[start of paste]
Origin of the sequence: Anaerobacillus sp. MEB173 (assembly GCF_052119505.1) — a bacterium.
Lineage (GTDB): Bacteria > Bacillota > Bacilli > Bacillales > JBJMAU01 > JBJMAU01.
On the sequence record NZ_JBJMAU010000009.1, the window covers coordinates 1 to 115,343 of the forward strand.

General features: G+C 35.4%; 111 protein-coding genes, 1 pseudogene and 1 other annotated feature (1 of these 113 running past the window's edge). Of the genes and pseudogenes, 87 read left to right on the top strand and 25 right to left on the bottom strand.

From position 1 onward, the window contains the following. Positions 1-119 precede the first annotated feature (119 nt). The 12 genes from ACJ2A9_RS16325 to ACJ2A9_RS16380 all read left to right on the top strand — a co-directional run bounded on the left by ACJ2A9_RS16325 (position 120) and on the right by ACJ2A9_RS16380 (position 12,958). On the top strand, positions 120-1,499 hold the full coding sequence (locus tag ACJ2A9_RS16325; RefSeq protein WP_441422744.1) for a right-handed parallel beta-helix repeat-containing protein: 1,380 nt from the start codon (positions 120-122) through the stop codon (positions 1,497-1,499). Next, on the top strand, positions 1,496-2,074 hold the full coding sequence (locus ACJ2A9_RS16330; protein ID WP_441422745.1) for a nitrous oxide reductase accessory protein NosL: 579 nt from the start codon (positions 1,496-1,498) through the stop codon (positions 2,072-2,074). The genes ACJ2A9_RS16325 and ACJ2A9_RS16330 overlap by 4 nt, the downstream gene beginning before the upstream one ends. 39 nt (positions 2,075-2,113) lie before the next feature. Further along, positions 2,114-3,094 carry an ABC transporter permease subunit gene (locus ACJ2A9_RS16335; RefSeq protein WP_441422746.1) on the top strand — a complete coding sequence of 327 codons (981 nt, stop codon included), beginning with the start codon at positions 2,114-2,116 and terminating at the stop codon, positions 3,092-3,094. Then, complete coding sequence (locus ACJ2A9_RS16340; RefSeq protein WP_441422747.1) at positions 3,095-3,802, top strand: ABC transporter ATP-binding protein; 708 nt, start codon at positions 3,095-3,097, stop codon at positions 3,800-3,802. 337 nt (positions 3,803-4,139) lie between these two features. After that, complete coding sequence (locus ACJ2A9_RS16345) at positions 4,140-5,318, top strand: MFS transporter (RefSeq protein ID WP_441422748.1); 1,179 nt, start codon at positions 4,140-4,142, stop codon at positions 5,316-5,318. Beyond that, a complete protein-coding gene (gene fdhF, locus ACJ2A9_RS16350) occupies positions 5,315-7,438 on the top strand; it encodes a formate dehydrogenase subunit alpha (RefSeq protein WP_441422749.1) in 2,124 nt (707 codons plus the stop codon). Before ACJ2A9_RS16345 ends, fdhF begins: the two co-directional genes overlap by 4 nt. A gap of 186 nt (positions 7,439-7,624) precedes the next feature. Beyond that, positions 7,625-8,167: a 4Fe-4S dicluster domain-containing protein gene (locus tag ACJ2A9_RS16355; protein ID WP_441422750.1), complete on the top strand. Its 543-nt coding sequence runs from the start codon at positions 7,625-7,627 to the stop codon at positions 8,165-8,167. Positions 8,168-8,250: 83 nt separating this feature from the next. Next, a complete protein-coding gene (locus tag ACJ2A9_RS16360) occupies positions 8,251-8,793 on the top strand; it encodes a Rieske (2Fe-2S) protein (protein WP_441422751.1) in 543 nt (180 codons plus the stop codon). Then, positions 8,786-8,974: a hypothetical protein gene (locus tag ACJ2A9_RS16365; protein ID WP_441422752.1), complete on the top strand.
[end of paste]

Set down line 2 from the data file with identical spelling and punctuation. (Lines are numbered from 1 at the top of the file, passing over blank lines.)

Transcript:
Lineage (GTDB): Bacteria > Bacillota > Bacilli > Bacillales > JBJMAU01 > JBJMAU01.